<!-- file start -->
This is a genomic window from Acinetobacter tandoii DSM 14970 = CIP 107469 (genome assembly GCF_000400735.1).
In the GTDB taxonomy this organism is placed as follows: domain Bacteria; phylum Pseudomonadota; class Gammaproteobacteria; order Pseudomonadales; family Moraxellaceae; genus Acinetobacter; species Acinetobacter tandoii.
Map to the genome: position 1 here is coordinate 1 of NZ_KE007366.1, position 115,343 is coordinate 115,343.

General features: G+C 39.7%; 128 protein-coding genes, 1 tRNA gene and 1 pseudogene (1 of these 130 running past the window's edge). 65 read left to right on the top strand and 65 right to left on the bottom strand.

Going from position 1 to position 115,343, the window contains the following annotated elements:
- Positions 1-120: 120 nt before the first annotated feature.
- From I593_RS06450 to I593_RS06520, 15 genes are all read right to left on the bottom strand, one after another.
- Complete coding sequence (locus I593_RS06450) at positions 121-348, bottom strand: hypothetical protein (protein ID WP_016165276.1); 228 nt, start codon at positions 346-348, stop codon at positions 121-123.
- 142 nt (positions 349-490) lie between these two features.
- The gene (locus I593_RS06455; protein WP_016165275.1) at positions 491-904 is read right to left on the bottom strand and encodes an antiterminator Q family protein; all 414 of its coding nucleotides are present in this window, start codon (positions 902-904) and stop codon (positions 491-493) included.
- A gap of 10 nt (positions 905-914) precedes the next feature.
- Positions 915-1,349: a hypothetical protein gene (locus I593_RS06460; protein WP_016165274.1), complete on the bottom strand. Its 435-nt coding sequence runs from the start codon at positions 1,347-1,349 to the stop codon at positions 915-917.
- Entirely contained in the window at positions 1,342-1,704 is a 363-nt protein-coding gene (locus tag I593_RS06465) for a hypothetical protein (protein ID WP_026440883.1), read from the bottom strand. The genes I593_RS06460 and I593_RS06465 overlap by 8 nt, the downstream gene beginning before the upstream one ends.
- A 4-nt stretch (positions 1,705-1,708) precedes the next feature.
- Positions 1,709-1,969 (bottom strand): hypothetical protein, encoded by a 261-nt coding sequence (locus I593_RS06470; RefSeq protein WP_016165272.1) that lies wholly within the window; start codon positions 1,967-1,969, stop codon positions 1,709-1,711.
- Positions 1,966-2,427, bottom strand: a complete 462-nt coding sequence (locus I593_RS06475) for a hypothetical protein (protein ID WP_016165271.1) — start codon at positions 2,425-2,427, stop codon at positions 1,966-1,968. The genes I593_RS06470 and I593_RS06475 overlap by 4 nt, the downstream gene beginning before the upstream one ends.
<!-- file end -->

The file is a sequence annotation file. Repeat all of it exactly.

This is a genomic window from Acinetobacter tandoii DSM 14970 = CIP 107469 (genome assembly GCF_000400735.1).
In the GTDB taxonomy this organism is placed as follows: domain Bacteria; phylum Pseudomonadota; class Gammaproteobacteria; order Pseudomonadales; family Moraxellaceae; genus Acinetobacter; species Acinetobacter tandoii.
Map to the genome: position 1 here is coordinate 1 of NZ_KE007366.1, position 115,343 is coordinate 115,343.

General features: G+C 39.7%; 128 protein-coding genes, 1 tRNA gene and 1 pseudogene (1 of these 130 running past the window's edge). 65 read left to right on the top strand and 65 right to left on the bottom strand.

Going from position 1 to position 115,343, the window contains the following annotated elements:
- Positions 1-120: 120 nt before the first annotated feature.
- From I593_RS06450 to I593_RS06520, 15 genes are all read right to left on the bottom strand, one after another.
- Complete coding sequence (locus I593_RS06450) at positions 121-348, bottom strand: hypothetical protein (protein ID WP_016165276.1); 228 nt, start codon at positions 346-348, stop codon at positions 121-123.
- 142 nt (positions 349-490) lie between these two features.
- The gene (locus I593_RS06455; protein WP_016165275.1) at positions 491-904 is read right to left on the bottom strand and encodes an antiterminator Q family protein; all 414 of its coding nucleotides are present in this window, start codon (positions 902-904) and stop codon (positions 491-493) included.
- A gap of 10 nt (positions 905-914) precedes the next feature.
- Positions 915-1,349: a hypothetical protein gene (locus I593_RS06460; protein WP_016165274.1), complete on the bottom strand. Its 435-nt coding sequence runs from the start codon at positions 1,347-1,349 to the stop codon at positions 915-917.
- Entirely contained in the window at positions 1,342-1,704 is a 363-nt protein-coding gene (locus tag I593_RS06465) for a hypothetical protein (protein ID WP_026440883.1), read from the bottom strand. The genes I593_RS06460 and I593_RS06465 overlap by 8 nt, the downstream gene beginning before the upstream one ends.
- A 4-nt stretch (positions 1,705-1,708) precedes the next feature.
- Positions 1,709-1,969 (bottom strand): hypothetical protein, encoded by a 261-nt coding sequence (locus I593_RS06470; RefSeq protein WP_016165272.1) that lies wholly within the window; start codon positions 1,967-1,969, stop codon positions 1,709-1,711.
- Positions 1,966-2,427, bottom strand: a complete 462-nt coding sequence (locus I593_RS06475) for a hypothetical protein (protein ID WP_016165271.1) — start codon at positions 2,425-2,427, stop codon at positions 1,966-1,968. The genes I593_RS06470 and I593_RS06475 overlap by 4 nt, the downstream gene beginning before the upstream one ends.